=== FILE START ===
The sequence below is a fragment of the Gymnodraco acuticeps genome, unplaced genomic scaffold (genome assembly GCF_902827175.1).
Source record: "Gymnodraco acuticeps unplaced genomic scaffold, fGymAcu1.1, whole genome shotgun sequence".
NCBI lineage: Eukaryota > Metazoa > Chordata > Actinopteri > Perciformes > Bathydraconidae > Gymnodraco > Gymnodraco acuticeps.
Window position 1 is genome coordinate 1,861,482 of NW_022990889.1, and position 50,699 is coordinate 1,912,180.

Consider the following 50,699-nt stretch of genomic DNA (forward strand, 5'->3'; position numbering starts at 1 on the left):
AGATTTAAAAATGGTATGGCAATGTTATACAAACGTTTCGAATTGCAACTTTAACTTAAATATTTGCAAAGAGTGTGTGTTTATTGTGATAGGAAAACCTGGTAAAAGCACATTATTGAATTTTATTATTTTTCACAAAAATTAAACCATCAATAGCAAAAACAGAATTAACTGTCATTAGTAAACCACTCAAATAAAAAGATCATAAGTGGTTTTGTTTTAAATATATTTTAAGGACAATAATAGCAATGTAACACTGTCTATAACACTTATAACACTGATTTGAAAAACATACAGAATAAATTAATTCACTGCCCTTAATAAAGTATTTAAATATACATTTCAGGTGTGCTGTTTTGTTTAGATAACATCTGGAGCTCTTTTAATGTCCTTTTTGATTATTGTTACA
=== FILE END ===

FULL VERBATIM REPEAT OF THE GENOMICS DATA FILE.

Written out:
The sequence below is a fragment of the Gymnodraco acuticeps genome, unplaced genomic scaffold (genome assembly GCF_902827175.1).
Source record: "Gymnodraco acuticeps unplaced genomic scaffold, fGymAcu1.1, whole genome shotgun sequence".
NCBI lineage: Eukaryota > Metazoa > Chordata > Actinopteri > Perciformes > Bathydraconidae > Gymnodraco > Gymnodraco acuticeps.
Window position 1 is genome coordinate 1,861,482 of NW_022990889.1, and position 50,699 is coordinate 1,912,180.

Consider the following 50,699-nt stretch of genomic DNA (forward strand, 5'->3'; position numbering starts at 1 on the left):
AGATTTAAAAATGGTATGGCAATGTTATACAAACGTTTCGAATTGCAACTTTAACTTAAATATTTGCAAAGAGTGTGTGTTTATTGTGATAGGAAAACCTGGTAAAAGCACATTATTGAATTTTATTATTTTTCACAAAAATTAAACCATCAATAGCAAAAACAGAATTAACTGTCATTAGTAAACCACTCAAATAAAAAGATCATAAGTGGTTTTGTTTTAAATATATTTTAAGGACAATAATAGCAATGTAACACTGTCTATAACACTTATAACACTGATTTGAAAAACATACAGAATAAATTAATTCACTGCCCTTAATAAAGTATTTAAATATACATTTCAGGTGTGCTGTTTTGTTTAGATAACATCTGGAGCTCTTTTAATGTCCTTTTTGATTATTGTTACA